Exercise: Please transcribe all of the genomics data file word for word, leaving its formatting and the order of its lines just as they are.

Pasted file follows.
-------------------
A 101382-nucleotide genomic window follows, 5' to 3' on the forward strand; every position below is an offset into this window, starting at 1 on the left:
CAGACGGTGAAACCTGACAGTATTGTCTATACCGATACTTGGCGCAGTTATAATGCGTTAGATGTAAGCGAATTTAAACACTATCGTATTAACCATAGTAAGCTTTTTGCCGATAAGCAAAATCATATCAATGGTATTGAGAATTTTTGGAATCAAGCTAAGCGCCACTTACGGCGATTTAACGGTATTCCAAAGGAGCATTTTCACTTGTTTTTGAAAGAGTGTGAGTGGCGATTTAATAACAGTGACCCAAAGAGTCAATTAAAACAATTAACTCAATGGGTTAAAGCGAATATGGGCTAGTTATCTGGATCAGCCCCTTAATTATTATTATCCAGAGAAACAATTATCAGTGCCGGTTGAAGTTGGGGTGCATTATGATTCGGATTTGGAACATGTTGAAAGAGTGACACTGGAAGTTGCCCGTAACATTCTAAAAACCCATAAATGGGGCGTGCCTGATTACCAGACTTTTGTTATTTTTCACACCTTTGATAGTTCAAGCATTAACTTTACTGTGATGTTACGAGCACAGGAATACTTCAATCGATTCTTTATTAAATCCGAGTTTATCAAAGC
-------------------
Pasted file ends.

A 101382-nucleotide genomic window follows, 5' to 3' on the forward strand; every position below is an offset into this window, starting at 1 on the left:
CAGACGGTGAAACCTGACAGTATTGTCTATACCGATACTTGGCGCAGTTATAATGCGTTAGATGTAAGCGAATTTAAACACTATCGTATTAACCATAGTAAGCTTTTTGCCGATAAGCAAAATCATATCAATGGTATTGAGAATTTTTGGAATCAAGCTAAGCGCCACTTACGGCGATTTAACGGTATTCCAAAGGAGCATTTTCACTTGTTTTTGAAAGAGTGTGAGTGGCGATTTAATAACAGTGACCCAAAGAGTCAATTAAAACAATTAACTCAATGGGTTAAAGCGAATATGGGCTAGTTATCTGGATCAGCCCCTTAATTATTATTATCCAGAGAAACAATTATCAGTGCCGGTTGAAGTTGGGGTGCATTATGATTCGGATTTGGAACATGTTGAAAGAGTGACACTGGAAGTTGCCCGTAACATTCTAAAAACCCATAAATGGGGCGTGCCTGATTACCAGACTTTTGTTATTTTTCACACCTTTGATAGTTCAAGCATTAACTTTACTGTGATGTTACGAGCACAGGAATACTTCAATCGATTCTTTATTAAATCCGAGTTTATCAAAGC